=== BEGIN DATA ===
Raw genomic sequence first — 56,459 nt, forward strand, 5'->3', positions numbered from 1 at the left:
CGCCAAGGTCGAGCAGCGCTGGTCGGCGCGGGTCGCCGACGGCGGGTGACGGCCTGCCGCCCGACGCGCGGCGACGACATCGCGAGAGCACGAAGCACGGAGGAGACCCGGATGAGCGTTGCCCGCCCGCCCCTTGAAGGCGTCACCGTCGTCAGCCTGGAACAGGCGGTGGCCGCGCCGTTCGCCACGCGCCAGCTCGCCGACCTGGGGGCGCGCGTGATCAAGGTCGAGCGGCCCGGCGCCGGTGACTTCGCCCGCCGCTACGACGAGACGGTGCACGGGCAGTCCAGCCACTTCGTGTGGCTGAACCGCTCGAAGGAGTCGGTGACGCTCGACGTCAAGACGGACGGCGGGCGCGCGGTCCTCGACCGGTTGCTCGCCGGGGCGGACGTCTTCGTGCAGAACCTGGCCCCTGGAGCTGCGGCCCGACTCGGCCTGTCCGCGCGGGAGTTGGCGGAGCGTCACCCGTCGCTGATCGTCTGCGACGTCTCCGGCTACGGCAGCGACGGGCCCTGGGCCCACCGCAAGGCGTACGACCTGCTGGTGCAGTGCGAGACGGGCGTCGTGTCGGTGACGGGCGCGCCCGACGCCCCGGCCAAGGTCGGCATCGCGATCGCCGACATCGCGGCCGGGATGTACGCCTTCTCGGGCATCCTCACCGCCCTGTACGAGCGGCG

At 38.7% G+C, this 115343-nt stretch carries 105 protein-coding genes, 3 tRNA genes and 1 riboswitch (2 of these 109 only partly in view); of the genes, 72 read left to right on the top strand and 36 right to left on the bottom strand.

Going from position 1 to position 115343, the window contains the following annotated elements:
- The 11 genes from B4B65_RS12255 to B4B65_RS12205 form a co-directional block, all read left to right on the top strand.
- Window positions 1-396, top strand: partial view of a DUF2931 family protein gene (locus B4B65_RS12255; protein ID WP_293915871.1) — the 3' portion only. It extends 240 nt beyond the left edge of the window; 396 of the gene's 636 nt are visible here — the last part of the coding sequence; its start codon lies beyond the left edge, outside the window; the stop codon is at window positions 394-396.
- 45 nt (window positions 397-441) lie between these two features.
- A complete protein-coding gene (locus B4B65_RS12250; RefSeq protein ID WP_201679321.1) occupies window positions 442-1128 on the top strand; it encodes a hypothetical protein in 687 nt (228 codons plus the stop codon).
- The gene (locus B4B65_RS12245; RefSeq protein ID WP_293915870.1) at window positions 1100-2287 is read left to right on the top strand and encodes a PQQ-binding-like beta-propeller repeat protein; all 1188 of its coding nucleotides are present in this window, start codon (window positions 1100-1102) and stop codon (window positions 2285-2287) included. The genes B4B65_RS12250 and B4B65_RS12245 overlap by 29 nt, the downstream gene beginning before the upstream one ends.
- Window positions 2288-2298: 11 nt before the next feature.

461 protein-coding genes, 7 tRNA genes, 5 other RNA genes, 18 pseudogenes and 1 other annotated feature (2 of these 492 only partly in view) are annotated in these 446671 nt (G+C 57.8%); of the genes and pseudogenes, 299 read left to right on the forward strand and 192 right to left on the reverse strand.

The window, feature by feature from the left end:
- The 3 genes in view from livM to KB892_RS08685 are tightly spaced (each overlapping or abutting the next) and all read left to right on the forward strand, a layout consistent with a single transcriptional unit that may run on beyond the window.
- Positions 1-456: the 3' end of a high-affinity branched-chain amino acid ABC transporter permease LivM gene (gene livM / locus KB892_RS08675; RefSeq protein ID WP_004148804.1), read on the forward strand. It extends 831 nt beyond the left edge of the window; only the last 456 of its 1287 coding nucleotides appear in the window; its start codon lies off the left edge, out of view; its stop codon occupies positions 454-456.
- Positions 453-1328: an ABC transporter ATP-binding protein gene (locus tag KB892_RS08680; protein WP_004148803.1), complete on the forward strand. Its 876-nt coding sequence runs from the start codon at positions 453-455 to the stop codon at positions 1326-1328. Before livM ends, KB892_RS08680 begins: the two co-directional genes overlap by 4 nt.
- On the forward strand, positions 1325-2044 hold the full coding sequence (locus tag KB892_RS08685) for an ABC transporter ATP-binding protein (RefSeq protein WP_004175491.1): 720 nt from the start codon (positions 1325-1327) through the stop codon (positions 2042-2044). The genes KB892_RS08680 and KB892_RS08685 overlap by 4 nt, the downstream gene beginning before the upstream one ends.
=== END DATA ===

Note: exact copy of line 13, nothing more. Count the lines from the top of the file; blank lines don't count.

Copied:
- The 3 genes in view from livM to KB892_RS08685 are tightly spaced (each overlapping or abutting the next) and all read left to right on the forward strand, a layout consistent with a single transcriptional unit that may run on beyond the window.